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And there it stands unto this day,
To witness if I lie.
It stands in the Comitium,
Plain for all folk to see;
Halting upon one knee ;
In letters all of gold,
In the brave days of old.
MACAULAY'S LAYS OF ROME
SONG OF THE HUGUENOTS.
MONCONTOUR. Oh, weep for Moncontour ! Oh, weep for the hour When the children of darkness and evil had power; When the horsemen of Valois triumphantly trod On the bosoms that bled for their rights and their God. Oh, weep for Moncontour! Oh, weep for the slain, Who for faith and for freedom lay slaughtered in vain ; Oh, weep for the living who linger to bear The renegade's shame, and the exile's despair. One look, one last look, to the cots and the towers, To the rows of our vines, and the beds of our flowers :
To the church where the bones of our fathers decayed, Where we fondly had deemed that our own should be laid.
Alas! we must leave thee, dear desolate home,
BATTLE OF IVRY.
Now glory to the Lord of hosts, from whom all glories are; And glory to our sovereign liege, King Henry of
Navarre ! Now let there be the merry song, of music and of dance, Through thy cornfields green, and sunny vines, O pleasant
land of France ! And thou, Rochelle ! our own Rochelle ! proud city of
the waters ! Again let rapture light the eyes of all thy mourning
daughters. As thou wert constant in our ills, be joyous in our joy, For cold, and stiff, and still are they who wrought thy Hurrah! Hurrah! a single field hath turned the chance
Hurrah! Hurrah! for Ivry, and Henry of Navarre!
Oh, how our hearts were beating, when, at the dawn of
day, We saw the army of the League drawn out in long
array; With all its priest-led citizens, and all its rebel peers, And Appenzil's stout infantry, and Egmont's Flemish
spears. There rode the brood of false Lorraine, the curses of our
land; And dark Mayenne was in the midst, a truncheon in his
hand : And as we looked on them, we thought of Seine's im
purpled flood, And good Coligni's hoary hair, all dabbled with his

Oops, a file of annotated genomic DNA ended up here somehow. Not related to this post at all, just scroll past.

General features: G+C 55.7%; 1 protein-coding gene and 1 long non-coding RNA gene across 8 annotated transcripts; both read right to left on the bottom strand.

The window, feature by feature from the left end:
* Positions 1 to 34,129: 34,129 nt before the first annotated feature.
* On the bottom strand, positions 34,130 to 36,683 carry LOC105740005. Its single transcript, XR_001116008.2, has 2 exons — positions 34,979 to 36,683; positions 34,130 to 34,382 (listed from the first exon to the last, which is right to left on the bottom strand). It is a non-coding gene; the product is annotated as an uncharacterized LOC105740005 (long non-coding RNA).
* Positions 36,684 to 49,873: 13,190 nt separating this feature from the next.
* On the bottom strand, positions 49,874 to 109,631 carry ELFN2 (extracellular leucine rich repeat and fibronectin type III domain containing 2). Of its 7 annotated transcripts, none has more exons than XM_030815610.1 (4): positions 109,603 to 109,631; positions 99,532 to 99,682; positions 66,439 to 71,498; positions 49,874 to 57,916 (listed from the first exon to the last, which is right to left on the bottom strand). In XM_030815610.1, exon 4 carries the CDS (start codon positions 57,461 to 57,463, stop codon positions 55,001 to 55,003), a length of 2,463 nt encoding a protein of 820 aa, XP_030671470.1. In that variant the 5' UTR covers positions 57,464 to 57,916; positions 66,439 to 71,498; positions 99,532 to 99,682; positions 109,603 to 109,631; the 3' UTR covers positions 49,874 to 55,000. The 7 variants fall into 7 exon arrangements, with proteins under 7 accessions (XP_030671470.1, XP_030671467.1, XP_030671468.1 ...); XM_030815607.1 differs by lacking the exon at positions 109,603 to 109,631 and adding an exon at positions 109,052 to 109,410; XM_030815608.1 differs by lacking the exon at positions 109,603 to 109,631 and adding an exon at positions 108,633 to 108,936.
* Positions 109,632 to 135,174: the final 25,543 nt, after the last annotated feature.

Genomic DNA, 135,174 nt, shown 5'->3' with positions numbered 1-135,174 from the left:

blood; And we cried unto the living God, who rules the fate of
war, To fight for His own holy name, and Henry of Navarre. The King is come to marshal us, in all his armour
drest, And he has bound a snow-white plume upon his gallant
crest. He looked upon his people, and a tear was in his eye; He looked upon the traitors, and his glance was stern and
high. Right graciously he smiled on us, as rolled from wing to
wing, Down all our line, a deafening shout, “God save our lord
the King.” “And if my standard-bearer fall, as fall full well he
may, For never saw I promise yet of such a bloody fray, Press where ye see my white plume shine, amidst the
ranks of war ; And be your oriflamme, to-day, the helmet of Navarre."
Hurrah ! the foes are moving. Hark to the mingled
din, Of fife, and steed, and trump, and drum, and roaring
culverin. The fiery Duke is pricking fast across Saint Andre's
plain, With all the hireling chivalry of Gueldres and Almayne. “Now, by the lips of those you love, fair gentlemen of
France, Charge for the golden lilies ! upon them with the
lance!” A thousand spurs are striking deep, a thousand spears in
rest, A thousand knights are pressing close behind the
snow-white crest. And in they burst, and on they rushed, while, like a
guiding star, Amidst the thickest carnage, blazed the helmet of
Now God be praised ! the day is ours: Mayenne hath
turned his reinD'Aumale hath cried for quarter—the Flemish Count is
slain : Their ranks are breaking, like thin clouds before a
Biscay gale; The field is heaped with bleeding steeds, and flags, and
cloven mail. And then we thought on vengeance; and, all along our
van, “Remember Saint Bartholomew ! was passed from
man to man: But out spake gentle Henry, “No Frenchman is my Down, down, with every foreigner ; but let your
Oh! was there ever such a knight, in friendship or in
war, As our Sovereign Lord, King Henry, the soldier of
Ho! maidens of Vienna ; Ho! matrons of Lucerne ; Weep, weep, and rend your hair for those who never
shall return. Ho! Philip, send, for charity, thy Mexican pistoles, That Antwerp's monks may sing a mass for thy poor
spearmen's souls. Ho, gallant nobles of the League ! look that your arms
be bright: Ho, burghers of Saint Genevieve ! keep watch and ward
to-night; For our God hath crushed the tyrant-our God hath
raised the slave And mocked the counsel of the wise, the valour of the
brave. Then glory to His holy Name, from whom all glories are, And glory to our Sovereign Lord, King Henry of Navarre !
ATTEND, all ye who list to hear our noble England's
praise : I sing of the thrice famous deeds she wrought in
ancient days, When that great fleet invincible, against her bore, in vain, The richest spoils of Mexico, the stoutest hearts of